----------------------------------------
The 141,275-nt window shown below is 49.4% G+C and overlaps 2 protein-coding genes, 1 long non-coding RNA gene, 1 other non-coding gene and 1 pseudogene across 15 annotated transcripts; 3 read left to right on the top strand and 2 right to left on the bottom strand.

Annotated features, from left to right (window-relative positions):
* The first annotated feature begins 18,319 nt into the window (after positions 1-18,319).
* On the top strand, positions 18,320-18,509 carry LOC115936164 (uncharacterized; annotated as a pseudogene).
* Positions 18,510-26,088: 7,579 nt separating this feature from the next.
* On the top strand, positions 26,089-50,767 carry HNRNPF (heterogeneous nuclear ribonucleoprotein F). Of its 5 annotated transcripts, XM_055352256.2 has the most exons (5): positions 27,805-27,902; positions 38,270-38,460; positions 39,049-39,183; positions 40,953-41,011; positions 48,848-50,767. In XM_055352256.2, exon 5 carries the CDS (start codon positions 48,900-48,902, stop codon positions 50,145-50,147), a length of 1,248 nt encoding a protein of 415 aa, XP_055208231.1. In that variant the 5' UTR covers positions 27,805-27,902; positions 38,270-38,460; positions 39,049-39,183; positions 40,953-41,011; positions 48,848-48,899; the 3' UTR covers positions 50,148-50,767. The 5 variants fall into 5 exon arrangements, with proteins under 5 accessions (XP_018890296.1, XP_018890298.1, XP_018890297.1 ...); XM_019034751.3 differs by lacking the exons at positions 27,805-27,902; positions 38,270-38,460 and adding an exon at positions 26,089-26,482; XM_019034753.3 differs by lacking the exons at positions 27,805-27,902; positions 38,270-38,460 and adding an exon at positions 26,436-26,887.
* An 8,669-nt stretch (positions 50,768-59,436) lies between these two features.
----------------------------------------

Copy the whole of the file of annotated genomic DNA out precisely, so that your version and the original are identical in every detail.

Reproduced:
The 141,275-nt window shown below is 49.4% G+C and overlaps 2 protein-coding genes, 1 long non-coding RNA gene, 1 other non-coding gene and 1 pseudogene across 15 annotated transcripts; 3 read left to right on the top strand and 2 right to left on the bottom strand.

Annotated features, from left to right (window-relative positions):
* The first annotated feature begins 18,319 nt into the window (after positions 1-18,319).
* On the top strand, positions 18,320-18,509 carry LOC115936164 (uncharacterized; annotated as a pseudogene).
* Positions 18,510-26,088: 7,579 nt separating this feature from the next.
* On the top strand, positions 26,089-50,767 carry HNRNPF (heterogeneous nuclear ribonucleoprotein F). Of its 5 annotated transcripts, XM_055352256.2 has the most exons (5): positions 27,805-27,902; positions 38,270-38,460; positions 39,049-39,183; positions 40,953-41,011; positions 48,848-50,767. In XM_055352256.2, exon 5 carries the CDS (start codon positions 48,900-48,902, stop codon positions 50,145-50,147), a length of 1,248 nt encoding a protein of 415 aa, XP_055208231.1. In that variant the 5' UTR covers positions 27,805-27,902; positions 38,270-38,460; positions 39,049-39,183; positions 40,953-41,011; positions 48,848-48,899; the 3' UTR covers positions 50,148-50,767. The 5 variants fall into 5 exon arrangements, with proteins under 5 accessions (XP_018890296.1, XP_018890298.1, XP_018890297.1 ...); XM_019034751.3 differs by lacking the exons at positions 27,805-27,902; positions 38,270-38,460 and adding an exon at positions 26,089-26,482; XM_019034753.3 differs by lacking the exons at positions 27,805-27,902; positions 38,270-38,460 and adding an exon at positions 26,436-26,887.
* An 8,669-nt stretch (positions 50,768-59,436) lies between these two features.